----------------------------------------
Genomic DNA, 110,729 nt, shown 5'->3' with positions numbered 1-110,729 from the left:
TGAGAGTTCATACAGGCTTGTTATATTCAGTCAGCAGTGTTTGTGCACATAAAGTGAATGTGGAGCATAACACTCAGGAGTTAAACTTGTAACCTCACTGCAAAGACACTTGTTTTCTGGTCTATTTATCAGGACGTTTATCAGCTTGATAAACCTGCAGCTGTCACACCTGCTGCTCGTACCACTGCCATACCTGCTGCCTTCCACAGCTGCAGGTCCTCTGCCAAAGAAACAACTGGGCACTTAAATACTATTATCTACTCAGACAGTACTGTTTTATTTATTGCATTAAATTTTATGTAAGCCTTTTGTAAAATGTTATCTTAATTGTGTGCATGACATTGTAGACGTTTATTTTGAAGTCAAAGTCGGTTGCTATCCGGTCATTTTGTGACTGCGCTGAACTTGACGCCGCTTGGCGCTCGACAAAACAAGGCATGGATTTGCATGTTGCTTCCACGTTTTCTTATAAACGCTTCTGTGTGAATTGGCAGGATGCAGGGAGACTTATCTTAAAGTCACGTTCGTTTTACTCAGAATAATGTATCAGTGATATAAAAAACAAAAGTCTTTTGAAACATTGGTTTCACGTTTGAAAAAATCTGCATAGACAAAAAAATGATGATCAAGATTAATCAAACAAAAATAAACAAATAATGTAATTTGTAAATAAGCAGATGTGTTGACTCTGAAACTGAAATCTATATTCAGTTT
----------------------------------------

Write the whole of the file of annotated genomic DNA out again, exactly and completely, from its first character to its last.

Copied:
Genomic DNA, 110,729 nt, shown 5'->3' with positions numbered 1-110,729 from the left:
TGAGAGTTCATACAGGCTTGTTATATTCAGTCAGCAGTGTTTGTGCACATAAAGTGAATGTGGAGCATAACACTCAGGAGTTAAACTTGTAACCTCACTGCAAAGACACTTGTTTTCTGGTCTATTTATCAGGACGTTTATCAGCTTGATAAACCTGCAGCTGTCACACCTGCTGCTCGTACCACTGCCATACCTGCTGCCTTCCACAGCTGCAGGTCCTCTGCCAAAGAAACAACTGGGCACTTAAATACTATTATCTACTCAGACAGTACTGTTTTATTTATTGCATTAAATTTTATGTAAGCCTTTTGTAAAATGTTATCTTAATTGTGTGCATGACATTGTAGACGTTTATTTTGAAGTCAAAGTCGGTTGCTATCCGGTCATTTTGTGACTGCGCTGAACTTGACGCCGCTTGGCGCTCGACAAAACAAGGCATGGATTTGCATGTTGCTTCCACGTTTTCTTATAAACGCTTCTGTGTGAATTGGCAGGATGCAGGGAGACTTATCTTAAAGTCACGTTCGTTTTACTCAGAATAATGTATCAGTGATATAAAAAACAAAAGTCTTTTGAAACATTGGTTTCACGTTTGAAAAAATCTGCATAGACAAAAAAATGATGATCAAGATTAATCAAACAAAAATAAACAAATAATGTAATTTGTAAATAAGCAGATGTGTTGACTCTGAAACTGAAATCTATATTCAGTTT